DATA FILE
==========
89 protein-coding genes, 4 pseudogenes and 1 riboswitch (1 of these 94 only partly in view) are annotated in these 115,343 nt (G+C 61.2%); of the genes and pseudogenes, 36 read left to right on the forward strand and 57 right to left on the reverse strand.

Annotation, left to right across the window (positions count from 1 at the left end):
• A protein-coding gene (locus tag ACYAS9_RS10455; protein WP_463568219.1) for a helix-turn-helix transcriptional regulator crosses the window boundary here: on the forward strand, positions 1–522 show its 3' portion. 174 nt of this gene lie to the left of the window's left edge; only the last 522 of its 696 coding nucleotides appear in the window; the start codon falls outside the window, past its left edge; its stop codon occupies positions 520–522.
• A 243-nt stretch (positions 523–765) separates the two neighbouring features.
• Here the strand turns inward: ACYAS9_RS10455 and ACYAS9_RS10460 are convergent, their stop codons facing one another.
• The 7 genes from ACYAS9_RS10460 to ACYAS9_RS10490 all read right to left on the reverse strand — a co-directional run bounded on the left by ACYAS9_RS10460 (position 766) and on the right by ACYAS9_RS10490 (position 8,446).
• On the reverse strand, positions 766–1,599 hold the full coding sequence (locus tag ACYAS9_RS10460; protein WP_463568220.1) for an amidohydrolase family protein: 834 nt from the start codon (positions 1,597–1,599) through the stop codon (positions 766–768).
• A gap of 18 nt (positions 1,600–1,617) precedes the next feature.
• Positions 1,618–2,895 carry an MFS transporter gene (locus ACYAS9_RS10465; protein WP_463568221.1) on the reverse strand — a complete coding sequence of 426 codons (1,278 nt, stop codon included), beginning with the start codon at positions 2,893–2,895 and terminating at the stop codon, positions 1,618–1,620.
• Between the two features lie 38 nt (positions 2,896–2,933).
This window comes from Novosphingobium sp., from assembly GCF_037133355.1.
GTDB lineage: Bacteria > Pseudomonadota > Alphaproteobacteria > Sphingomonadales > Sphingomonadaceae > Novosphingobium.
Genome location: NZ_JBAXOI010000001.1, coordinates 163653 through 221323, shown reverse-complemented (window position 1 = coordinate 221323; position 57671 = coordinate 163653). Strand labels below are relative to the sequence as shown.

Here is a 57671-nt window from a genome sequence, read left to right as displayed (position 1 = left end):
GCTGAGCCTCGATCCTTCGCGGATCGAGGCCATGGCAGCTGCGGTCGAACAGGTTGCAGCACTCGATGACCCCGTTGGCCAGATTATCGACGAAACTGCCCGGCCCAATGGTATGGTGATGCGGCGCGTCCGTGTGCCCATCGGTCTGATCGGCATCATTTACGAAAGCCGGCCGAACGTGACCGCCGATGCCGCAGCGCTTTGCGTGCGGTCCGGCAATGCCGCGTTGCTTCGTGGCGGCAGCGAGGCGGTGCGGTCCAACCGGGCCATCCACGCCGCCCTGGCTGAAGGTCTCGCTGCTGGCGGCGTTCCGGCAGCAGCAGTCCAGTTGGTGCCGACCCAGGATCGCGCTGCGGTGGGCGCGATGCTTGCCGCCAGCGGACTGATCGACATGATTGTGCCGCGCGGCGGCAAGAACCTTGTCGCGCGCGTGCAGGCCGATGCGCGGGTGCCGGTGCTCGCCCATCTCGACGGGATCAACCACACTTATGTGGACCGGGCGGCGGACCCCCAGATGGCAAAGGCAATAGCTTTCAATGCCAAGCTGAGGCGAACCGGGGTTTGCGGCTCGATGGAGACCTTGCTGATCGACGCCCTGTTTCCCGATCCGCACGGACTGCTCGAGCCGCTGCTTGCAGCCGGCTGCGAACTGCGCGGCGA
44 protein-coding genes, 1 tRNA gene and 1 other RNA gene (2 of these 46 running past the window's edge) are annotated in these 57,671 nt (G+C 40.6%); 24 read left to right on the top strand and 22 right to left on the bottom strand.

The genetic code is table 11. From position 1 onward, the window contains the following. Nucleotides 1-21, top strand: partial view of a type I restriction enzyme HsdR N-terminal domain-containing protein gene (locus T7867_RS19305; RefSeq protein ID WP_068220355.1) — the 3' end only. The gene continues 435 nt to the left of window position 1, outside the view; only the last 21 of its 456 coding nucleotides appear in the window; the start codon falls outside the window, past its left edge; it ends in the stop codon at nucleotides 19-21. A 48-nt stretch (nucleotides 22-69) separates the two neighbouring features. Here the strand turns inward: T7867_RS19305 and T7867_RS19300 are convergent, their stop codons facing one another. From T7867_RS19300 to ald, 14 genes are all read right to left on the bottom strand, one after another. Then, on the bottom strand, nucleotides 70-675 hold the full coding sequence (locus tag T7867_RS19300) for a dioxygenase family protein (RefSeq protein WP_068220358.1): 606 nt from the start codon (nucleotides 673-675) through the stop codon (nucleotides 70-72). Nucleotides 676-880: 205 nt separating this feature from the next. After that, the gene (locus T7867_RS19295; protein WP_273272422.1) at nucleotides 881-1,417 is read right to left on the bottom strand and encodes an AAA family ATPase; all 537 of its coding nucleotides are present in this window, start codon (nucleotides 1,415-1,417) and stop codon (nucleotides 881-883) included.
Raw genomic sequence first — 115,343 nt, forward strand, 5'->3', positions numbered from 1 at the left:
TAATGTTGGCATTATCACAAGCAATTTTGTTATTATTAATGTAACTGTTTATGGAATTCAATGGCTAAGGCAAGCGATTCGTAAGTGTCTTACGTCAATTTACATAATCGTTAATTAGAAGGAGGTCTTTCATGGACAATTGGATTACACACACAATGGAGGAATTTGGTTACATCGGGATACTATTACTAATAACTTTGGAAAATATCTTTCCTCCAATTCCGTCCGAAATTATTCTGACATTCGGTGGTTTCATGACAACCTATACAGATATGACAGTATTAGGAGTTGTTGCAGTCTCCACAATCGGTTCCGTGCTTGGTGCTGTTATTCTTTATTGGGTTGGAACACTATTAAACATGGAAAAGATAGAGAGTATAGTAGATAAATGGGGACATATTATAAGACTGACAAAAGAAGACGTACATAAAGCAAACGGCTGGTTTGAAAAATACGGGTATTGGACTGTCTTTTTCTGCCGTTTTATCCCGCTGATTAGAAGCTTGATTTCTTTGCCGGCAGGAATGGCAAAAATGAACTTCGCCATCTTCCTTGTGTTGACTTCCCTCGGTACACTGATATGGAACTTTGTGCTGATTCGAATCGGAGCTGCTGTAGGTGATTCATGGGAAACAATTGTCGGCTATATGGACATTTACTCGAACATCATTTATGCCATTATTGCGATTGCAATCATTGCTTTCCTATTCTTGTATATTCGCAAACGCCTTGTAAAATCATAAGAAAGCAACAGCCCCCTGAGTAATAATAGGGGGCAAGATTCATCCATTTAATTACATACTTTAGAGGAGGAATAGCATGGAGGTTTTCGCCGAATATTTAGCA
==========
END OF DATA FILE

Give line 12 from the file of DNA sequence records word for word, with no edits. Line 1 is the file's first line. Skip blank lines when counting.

GTDB lineage: Bacteria > Pseudomonadota > Alphaproteobacteria > Sphingomonadales > Sphingomonadaceae > Novosphingobium.